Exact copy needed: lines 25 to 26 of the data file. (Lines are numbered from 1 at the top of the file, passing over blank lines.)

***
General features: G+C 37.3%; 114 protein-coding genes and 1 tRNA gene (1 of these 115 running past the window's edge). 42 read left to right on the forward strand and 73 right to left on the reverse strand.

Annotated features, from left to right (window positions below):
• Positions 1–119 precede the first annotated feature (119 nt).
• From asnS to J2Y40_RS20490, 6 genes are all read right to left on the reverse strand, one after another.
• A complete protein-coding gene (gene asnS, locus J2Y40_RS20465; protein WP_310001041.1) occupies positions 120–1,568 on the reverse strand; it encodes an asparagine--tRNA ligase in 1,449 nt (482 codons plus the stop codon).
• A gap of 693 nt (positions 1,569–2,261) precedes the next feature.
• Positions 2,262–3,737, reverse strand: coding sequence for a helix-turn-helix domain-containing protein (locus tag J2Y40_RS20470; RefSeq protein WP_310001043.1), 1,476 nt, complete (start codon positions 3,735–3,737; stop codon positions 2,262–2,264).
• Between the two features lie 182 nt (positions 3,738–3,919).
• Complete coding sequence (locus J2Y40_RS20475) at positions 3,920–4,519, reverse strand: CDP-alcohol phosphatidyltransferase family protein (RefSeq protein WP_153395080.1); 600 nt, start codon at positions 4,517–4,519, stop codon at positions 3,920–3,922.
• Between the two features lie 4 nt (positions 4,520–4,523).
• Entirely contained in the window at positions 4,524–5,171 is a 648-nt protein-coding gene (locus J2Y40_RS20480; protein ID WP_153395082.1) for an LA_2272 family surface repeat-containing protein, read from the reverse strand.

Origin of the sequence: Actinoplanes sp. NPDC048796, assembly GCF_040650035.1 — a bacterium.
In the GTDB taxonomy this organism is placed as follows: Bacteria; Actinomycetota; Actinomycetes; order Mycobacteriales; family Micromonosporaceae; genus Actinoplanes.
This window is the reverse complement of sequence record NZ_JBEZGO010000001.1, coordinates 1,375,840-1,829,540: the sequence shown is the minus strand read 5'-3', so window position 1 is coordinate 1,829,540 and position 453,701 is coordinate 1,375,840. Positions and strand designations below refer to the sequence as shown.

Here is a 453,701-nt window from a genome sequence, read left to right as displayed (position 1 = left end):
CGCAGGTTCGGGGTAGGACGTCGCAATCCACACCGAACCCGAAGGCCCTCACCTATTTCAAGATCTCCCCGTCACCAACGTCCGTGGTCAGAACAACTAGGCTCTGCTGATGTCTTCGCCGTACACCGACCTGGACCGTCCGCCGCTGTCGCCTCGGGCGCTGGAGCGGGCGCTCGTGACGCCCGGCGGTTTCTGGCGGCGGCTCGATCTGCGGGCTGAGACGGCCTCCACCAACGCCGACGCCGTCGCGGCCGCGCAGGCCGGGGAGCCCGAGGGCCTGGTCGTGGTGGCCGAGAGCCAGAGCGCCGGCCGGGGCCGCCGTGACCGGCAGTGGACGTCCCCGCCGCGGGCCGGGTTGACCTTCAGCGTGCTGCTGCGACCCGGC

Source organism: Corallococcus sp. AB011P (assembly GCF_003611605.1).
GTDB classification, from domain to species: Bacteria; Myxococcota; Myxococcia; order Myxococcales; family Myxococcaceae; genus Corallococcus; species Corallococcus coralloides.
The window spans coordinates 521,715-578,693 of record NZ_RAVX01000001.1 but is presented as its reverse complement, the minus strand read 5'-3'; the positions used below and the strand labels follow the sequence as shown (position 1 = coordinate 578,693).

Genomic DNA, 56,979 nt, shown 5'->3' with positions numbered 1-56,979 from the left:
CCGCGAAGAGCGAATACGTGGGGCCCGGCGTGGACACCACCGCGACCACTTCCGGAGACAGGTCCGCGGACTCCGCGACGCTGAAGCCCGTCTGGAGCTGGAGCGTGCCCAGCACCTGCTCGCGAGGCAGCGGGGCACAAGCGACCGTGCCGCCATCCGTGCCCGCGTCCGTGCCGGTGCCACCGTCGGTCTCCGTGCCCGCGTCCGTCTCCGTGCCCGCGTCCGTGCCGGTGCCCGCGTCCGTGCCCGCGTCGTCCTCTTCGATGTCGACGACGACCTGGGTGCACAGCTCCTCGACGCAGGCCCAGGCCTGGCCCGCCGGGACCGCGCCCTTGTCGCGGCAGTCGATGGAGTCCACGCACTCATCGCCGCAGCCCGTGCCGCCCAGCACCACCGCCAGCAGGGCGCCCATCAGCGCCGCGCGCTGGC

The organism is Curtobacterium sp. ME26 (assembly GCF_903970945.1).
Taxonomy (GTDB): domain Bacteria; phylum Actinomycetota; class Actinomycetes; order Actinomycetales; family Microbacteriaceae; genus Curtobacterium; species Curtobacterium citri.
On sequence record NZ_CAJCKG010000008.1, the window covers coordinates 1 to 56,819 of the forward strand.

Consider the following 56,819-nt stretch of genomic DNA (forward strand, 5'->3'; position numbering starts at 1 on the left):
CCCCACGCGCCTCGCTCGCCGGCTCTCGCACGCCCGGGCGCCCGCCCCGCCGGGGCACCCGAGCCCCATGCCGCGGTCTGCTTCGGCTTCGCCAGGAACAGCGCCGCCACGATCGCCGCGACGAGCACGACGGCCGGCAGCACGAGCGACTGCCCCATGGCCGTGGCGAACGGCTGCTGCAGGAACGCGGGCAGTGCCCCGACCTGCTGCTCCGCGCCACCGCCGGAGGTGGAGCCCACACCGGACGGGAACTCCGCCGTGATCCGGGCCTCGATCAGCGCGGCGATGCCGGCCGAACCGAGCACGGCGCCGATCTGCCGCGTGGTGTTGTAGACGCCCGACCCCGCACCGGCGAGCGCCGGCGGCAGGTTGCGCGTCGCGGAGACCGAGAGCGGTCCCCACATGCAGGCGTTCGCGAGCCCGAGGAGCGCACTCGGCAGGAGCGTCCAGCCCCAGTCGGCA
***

Consider the following 56,819-nt stretch of genomic DNA (forward strand, 5'->3'; position numbering starts at 1 on the left):
CCCCACGCGCCTCGCTCGCCGGCTCTCGCACGCCCGGGCGCCCGCCCCGCCGGGGCACCCGAGCCCCATGCCGCGGTCTGCTTCGGCTTCGCCAGGAACAGCGCCGCCACGATCGCCGCGACGAGCACGACGGCCGGCAGCACGAGCGACTGCCCCATGGCCGTGGCGAACGGCTGCTGCAGGAACGCGGGCAGTGCCCCGACCTGCTGCTCCGCGCCACCGCCGGAGGTGGAGCCCACACCGGACGGGAACTCCGCCGTGATCCGGGCCTCGATCAGCGCGGCGATGCCGGCCGAACCGAGCACGGCGCCGATCTGCCGCGTGGTGTTGTAGACGCCCGACCCCGCACCGGCGAGCGCCGGCGGCAGGTTGCGCGTCGCGGAGACCGAGAGCGGTCCCCACATGCAGGCGTTCGCGAGCCCGAGGAGCGCACTCGGCAGGAGCGTCCAGCCCCAGTCGGCA